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When I taught my young sons how to play backgammon last year, I added some nontraditional nomenclature to the mix. The two pieces that have the farthest distance to travel around the board are called Homer and Jethro. These bumpkin monikers were just a silly attempt to offer a bit of narrative to the game, to put it in terms 7-year-olds could easily grasp. The dreaded two-one roll we call Swingtown. The origin of this term has a deep back story.

As a teenager, my best friend Pete taught me how to play backgammon. Pete is of Armenian descent, and he had learned the game from his parents, who versed him in the Turkish-Persian names given for each roll of the dice. I've long since forgotten every name but one: iki bir. It literally means one-two but has the added distinction of denoting the single most reliably bad roll you can get. Somehow the iki part seemed perfectly onomatopoetic, and it stuck for a while. But eventually, thanks to our friend Silby, Swingtown took over and became permanent.

The name came from a song by the Steve Miller Band. Like several others from Miller's mid-'70s heyday, it was a monster hit. Jaunty, ridiculously catchy and quite cloying, it depicted a mythical place where listeners could lay down the burdens of the workweek and find a chance to dance and make romance. In retrospect, though we never asked, Silby must have chosen the name because he thought the song, and its simplistic advocacy of the power of dancing and romancing, was a total crock.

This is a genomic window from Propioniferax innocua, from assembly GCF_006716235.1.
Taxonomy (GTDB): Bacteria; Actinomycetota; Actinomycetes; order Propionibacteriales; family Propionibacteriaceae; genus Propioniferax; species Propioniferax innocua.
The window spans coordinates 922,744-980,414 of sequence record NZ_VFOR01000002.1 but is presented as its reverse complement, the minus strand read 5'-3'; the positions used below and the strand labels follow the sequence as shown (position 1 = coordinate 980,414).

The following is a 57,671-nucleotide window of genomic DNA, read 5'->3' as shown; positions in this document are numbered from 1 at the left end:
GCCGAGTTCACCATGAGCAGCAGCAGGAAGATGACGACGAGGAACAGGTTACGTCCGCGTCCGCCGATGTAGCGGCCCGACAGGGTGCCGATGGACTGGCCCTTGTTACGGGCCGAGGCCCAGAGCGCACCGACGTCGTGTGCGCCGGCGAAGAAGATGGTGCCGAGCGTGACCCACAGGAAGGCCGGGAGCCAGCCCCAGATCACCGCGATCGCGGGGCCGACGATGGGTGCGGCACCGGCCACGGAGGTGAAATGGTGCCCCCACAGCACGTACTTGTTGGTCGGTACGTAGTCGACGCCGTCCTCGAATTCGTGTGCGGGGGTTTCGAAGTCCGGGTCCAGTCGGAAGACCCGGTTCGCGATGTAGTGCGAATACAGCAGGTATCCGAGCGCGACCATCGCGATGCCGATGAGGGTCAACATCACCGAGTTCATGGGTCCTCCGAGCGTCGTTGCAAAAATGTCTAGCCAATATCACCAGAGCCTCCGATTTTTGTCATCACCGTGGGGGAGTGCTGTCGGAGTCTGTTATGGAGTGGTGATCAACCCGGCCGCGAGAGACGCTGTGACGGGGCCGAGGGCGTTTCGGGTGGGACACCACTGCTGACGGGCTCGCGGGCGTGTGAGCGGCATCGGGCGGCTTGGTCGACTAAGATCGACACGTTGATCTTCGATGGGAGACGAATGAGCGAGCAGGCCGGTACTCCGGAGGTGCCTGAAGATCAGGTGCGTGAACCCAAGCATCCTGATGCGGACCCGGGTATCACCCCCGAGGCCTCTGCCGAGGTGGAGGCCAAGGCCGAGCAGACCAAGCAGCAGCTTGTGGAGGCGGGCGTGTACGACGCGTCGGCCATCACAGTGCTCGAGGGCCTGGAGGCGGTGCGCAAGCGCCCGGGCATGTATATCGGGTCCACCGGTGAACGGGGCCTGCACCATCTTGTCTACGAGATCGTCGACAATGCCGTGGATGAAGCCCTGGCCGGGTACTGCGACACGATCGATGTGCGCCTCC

He was a year behind Pete and me, but we had become friends while the three of us sat on the bench during varsity soccer practice, where we bonded over our mutual antipathy for the coach and our less-than-sunny attitudes toward school in general.

Silby's parents were kind, tolerant and far more lenient than mine or Pete's. As a result, his house became the go-to site for many a weekend backgammon session. These nights always included listening to Dead tapes and drinking and smoking relatively unhindered.

Silby was extremely bright, deeply cynical and chronically troubled. Despite his articulateness and super-high IQ, he never went to college, struggled to keep a job and contended with epic drug problems. Eventually he moved to the Midwest to clean up. He ended up settling out there, got married, had two daughters and continued to struggle with depression and drugs.

Inevitably, we lost touch. It wasn't until last year that social media enabled me to contact his sister to find out what had become of him. We spoke on the phone, because she didn't want to tell me via email that he had died of an overdose a few years previous. She wasn't sure, but she suspected the OD was no accident. The pain he had struggled to keep at bay for so long finally became too much.

People like to think that the dead live on in our hearts and our thoughts, and they do. My boys will never know exactly what Swingtown means—it sounds right, and they say it just like Silby, with a drawn-out emphasis on the first syllable, like an emcee. I think of him whenever two-one comes up. I remember his sardonic sense of humor, his deadpan delivery, and I ponder the faulty chemistry—just a bad roll of the dice, really—that keeps some of us from seeing the beauty of the world around us.

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